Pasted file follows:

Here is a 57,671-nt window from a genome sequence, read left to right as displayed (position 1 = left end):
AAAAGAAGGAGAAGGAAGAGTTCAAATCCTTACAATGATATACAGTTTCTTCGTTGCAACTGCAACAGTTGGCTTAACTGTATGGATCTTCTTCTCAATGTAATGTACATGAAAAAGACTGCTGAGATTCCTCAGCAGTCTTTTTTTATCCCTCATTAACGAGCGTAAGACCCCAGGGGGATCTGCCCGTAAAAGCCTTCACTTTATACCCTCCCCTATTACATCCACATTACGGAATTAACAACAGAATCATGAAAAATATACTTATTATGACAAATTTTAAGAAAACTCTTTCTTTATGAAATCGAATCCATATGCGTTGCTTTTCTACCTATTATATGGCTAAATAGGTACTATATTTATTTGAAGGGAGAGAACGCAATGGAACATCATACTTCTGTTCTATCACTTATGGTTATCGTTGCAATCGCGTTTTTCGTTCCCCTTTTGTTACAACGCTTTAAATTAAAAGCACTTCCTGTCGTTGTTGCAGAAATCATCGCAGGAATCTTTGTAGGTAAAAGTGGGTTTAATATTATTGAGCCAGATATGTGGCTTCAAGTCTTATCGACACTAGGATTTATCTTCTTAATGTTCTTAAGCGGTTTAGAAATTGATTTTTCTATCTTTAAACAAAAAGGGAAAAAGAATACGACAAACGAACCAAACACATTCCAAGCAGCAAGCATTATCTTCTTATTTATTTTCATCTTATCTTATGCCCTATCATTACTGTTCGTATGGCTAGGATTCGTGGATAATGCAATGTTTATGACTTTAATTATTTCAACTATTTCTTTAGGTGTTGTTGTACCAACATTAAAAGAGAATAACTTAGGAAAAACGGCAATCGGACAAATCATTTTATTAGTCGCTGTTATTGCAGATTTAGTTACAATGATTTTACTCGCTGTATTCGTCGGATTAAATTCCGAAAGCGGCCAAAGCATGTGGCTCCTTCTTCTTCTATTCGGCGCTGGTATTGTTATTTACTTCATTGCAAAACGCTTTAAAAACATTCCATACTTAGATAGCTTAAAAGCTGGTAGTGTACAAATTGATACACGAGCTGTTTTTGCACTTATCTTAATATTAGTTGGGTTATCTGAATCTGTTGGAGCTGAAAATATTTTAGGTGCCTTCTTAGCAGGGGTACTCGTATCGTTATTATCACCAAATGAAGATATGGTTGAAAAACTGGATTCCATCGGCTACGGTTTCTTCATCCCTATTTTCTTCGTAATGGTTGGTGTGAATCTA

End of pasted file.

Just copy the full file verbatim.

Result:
Here is a 57,671-nt window from a genome sequence, read left to right as displayed (position 1 = left end):
AAAAGAAGGAGAAGGAAGAGTTCAAATCCTTACAATGATATACAGTTTCTTCGTTGCAACTGCAACAGTTGGCTTAACTGTATGGATCTTCTTCTCAATGTAATGTACATGAAAAAGACTGCTGAGATTCCTCAGCAGTCTTTTTTTATCCCTCATTAACGAGCGTAAGACCCCAGGGGGATCTGCCCGTAAAAGCCTTCACTTTATACCCTCCCCTATTACATCCACATTACGGAATTAACAACAGAATCATGAAAAATATACTTATTATGACAAATTTTAAGAAAACTCTTTCTTTATGAAATCGAATCCATATGCGTTGCTTTTCTACCTATTATATGGCTAAATAGGTACTATATTTATTTGAAGGGAGAGAACGCAATGGAACATCATACTTCTGTTCTATCACTTATGGTTATCGTTGCAATCGCGTTTTTCGTTCCCCTTTTGTTACAACGCTTTAAATTAAAAGCACTTCCTGTCGTTGTTGCAGAAATCATCGCAGGAATCTTTGTAGGTAAAAGTGGGTTTAATATTATTGAGCCAGATATGTGGCTTCAAGTCTTATCGACACTAGGATTTATCTTCTTAATGTTCTTAAGCGGTTTAGAAATTGATTTTTCTATCTTTAAACAAAAAGGGAAAAAGAATACGACAAACGAACCAAACACATTCCAAGCAGCAAGCATTATCTTCTTATTTATTTTCATCTTATCTTATGCCCTATCATTACTGTTCGTATGGCTAGGATTCGTGGATAATGCAATGTTTATGACTTTAATTATTTCAACTATTTCTTTAGGTGTTGTTGTACCAACATTAAAAGAGAATAACTTAGGAAAAACGGCAATCGGACAAATCATTTTATTAGTCGCTGTTATTGCAGATTTAGTTACAATGATTTTACTCGCTGTATTCGTCGGATTAAATTCCGAAAGCGGCCAAAGCATGTGGCTCCTTCTTCTTCTATTCGGCGCTGGTATTGTTATTTACTTCATTGCAAAACGCTTTAAAAACATTCCATACTTAGATAGCTTAAAAGCTGGTAGTGTACAAATTGATACACGAGCTGTTTTTGCACTTATCTTAATATTAGTTGGGTTATCTGAATCTGTTGGAGCTGAAAATATTTTAGGTGCCTTCTTAGCAGGGGTACTCGTATCGTTATTATCACCAAATGAAGATATGGTTGAAAAACTGGATTCCATCGGCTACGGTTTCTTCATCCCTATTTTCTTCGTAATGGTTGGTGTGAATCTA